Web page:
Shoulder arthrodesis, while providing a useful and predictable solution to many problems associated with glenohumeral degeneration, has been less than desirable for many patients due to the frequent need for postoperative spica cast or airplane splint immobilization. A new technique of external fixation of shoulder fusions has been developed that provides many advantages, including strong, reliable fixation, obviating the need for bulky casts or splints, and immediate postoperative use of the involved arm. This technique of shoulder arthrodesis using the Hoffman external fixation device has been used on four patients, with a follow-up period of 30-36 months. The series includes patients with infected arthroplasty, osteoarthritis, tumor, and previous failed arthrodesis. Bony union was obtained in six to 10 weeks, and the external fixation frame was left in place seven to 14 weeks. In each case, the external fixation frame enabled the patient to use the involved arm immediately after operation.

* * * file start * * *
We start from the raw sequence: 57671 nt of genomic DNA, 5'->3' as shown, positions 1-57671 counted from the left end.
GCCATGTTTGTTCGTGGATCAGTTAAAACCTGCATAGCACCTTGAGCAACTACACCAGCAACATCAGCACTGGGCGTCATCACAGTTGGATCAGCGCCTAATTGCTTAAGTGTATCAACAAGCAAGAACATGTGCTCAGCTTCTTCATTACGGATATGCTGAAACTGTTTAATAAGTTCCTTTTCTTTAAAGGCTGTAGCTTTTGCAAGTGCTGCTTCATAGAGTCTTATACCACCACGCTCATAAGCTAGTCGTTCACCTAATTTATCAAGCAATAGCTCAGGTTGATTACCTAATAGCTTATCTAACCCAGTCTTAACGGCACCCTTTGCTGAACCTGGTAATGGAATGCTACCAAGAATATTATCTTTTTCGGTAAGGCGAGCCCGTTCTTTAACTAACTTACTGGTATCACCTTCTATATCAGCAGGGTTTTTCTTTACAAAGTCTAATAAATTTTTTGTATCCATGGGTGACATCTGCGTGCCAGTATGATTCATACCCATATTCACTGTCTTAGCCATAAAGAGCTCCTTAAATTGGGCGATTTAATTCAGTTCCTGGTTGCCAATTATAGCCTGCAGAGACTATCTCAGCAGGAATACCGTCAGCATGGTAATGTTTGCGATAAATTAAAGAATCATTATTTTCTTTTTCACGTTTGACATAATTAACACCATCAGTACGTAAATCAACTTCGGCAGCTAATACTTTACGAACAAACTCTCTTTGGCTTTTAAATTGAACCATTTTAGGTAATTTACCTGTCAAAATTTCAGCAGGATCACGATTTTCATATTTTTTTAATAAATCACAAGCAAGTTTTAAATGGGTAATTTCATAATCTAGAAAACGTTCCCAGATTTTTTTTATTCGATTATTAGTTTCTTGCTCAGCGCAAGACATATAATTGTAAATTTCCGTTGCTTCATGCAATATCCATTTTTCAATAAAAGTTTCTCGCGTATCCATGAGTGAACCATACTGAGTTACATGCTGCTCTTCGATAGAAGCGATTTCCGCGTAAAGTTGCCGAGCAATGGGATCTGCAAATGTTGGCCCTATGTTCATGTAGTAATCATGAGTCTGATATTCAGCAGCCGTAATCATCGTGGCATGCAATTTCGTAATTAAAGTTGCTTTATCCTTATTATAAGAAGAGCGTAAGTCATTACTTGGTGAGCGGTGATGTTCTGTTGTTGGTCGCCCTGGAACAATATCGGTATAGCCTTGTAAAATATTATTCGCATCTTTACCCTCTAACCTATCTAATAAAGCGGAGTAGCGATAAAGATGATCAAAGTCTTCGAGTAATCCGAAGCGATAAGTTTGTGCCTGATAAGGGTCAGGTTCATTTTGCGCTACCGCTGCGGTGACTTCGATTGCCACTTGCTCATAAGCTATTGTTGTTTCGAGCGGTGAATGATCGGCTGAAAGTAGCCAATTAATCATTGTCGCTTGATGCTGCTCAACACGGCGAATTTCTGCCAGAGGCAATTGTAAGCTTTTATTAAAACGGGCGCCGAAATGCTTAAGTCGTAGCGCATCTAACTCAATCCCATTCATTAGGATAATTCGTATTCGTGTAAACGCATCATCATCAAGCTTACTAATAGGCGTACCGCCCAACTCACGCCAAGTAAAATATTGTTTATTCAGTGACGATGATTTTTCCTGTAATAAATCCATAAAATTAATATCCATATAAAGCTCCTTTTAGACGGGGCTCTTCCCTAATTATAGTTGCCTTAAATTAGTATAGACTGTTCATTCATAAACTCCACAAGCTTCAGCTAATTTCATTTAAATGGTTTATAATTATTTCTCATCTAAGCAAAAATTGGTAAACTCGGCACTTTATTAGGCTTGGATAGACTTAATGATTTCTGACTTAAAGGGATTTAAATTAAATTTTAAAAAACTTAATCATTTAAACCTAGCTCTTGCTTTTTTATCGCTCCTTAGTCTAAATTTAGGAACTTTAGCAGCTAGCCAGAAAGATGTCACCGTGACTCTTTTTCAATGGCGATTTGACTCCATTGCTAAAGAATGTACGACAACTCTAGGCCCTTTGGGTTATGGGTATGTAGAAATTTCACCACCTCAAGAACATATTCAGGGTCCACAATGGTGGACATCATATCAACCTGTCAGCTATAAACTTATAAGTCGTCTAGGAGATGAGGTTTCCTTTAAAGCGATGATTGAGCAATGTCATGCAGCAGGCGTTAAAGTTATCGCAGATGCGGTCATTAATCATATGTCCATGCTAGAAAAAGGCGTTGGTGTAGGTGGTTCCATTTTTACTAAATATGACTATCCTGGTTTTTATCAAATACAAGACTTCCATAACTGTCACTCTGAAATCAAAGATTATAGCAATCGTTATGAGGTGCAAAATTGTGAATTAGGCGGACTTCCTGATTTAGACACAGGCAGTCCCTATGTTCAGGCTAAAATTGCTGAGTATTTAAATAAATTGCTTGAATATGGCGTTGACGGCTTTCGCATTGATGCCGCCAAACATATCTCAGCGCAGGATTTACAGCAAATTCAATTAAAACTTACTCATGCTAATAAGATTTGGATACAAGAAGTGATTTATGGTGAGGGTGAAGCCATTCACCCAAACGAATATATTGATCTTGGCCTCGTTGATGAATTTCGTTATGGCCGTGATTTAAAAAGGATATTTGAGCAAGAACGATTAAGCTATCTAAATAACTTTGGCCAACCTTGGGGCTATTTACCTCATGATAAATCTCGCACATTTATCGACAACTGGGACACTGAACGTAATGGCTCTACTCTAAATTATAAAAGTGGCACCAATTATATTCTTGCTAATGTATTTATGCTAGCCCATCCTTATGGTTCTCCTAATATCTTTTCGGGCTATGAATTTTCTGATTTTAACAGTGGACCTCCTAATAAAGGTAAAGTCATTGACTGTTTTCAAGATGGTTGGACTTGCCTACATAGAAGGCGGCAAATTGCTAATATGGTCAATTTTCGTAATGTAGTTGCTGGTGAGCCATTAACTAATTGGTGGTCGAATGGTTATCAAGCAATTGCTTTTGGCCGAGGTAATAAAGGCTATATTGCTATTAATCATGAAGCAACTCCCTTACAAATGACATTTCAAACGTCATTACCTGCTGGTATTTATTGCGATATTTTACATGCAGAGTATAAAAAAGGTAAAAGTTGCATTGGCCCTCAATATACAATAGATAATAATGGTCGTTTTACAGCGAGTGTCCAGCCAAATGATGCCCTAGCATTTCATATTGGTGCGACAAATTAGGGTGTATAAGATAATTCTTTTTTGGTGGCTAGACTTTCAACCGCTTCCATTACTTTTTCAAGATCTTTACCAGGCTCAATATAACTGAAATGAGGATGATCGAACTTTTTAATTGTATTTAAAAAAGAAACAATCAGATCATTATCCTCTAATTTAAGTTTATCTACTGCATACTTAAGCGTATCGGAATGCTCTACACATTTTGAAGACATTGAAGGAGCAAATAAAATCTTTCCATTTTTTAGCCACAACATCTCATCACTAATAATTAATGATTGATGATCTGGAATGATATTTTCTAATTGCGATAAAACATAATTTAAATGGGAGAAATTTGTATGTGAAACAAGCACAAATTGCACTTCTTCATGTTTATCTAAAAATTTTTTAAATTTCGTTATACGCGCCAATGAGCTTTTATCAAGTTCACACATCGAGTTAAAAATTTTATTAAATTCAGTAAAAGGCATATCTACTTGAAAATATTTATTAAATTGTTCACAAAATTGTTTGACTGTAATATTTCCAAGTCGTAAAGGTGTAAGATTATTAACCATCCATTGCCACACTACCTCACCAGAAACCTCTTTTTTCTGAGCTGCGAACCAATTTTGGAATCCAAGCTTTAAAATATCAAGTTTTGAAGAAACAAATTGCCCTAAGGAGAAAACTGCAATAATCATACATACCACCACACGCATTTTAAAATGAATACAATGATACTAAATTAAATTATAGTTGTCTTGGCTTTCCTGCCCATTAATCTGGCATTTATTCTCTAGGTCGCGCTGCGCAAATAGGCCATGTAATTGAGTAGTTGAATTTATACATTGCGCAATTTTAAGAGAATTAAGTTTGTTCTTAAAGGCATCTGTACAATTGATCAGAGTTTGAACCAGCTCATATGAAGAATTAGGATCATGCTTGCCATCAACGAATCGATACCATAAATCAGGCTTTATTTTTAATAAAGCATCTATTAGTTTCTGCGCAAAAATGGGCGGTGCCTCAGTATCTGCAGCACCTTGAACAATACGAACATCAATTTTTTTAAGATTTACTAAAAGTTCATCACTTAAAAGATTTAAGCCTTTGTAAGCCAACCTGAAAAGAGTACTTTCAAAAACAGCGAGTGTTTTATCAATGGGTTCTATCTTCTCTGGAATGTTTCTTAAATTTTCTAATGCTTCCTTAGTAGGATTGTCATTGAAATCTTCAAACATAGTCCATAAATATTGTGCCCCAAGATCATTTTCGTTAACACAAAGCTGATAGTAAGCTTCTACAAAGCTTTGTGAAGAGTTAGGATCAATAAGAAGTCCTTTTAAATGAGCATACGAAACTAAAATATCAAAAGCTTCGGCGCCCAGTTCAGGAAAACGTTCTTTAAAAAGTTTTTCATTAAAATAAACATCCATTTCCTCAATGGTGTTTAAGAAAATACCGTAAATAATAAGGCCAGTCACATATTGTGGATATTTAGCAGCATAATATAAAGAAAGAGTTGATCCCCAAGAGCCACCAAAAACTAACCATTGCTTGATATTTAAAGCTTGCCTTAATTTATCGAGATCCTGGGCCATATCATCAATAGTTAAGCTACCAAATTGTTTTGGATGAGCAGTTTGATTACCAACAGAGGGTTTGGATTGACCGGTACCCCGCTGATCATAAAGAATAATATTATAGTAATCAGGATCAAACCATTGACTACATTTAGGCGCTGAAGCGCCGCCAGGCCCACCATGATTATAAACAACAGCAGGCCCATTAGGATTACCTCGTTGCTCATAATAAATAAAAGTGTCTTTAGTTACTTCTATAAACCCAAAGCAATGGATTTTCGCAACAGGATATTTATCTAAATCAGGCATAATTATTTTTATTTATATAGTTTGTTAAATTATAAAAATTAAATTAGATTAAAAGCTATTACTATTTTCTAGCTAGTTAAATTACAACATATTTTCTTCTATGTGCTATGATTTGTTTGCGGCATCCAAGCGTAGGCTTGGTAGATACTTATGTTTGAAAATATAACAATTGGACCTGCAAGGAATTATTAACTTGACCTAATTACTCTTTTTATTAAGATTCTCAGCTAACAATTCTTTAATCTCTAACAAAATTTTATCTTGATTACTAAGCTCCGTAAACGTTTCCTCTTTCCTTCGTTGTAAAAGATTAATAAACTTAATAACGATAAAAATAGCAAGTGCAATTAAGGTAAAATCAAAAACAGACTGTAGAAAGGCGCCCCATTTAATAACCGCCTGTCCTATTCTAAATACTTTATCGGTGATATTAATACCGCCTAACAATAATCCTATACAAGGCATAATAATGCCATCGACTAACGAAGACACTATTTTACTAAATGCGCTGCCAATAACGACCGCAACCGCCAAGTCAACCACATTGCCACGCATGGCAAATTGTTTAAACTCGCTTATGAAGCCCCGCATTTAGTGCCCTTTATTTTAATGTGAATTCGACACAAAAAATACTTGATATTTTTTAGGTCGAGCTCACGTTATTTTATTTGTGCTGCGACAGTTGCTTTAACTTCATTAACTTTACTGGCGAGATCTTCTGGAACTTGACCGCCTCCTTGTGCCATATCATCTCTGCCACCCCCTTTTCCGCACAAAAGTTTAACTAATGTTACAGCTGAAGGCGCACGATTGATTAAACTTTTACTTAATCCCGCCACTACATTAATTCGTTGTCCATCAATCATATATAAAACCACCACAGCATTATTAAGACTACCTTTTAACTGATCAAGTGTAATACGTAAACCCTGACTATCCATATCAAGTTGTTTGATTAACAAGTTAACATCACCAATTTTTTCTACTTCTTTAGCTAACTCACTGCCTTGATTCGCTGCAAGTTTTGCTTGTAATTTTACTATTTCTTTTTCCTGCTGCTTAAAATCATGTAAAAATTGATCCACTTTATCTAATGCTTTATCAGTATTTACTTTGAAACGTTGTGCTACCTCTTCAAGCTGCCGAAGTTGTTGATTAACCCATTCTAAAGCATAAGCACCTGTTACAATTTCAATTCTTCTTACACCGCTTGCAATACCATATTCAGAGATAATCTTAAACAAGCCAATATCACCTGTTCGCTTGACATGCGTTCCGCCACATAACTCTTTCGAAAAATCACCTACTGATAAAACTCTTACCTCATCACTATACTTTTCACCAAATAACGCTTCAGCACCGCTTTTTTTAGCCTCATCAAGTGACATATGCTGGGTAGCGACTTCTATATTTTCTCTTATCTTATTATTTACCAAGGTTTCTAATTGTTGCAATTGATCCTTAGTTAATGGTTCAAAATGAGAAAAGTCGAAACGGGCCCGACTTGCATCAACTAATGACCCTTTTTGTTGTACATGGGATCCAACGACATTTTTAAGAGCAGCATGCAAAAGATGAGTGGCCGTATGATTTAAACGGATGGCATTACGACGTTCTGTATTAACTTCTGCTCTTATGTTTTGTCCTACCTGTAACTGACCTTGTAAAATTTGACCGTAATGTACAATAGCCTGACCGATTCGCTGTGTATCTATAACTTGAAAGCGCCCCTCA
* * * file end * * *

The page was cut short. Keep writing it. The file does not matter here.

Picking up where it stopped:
|Original language||English (US)|
|Number of pages||5|
|Journal||Clinical orthopaedics and related research|
|State||Published - Dec 1 1986|
ASJC Scopus subject areas
- Orthopedics and Sports Medicine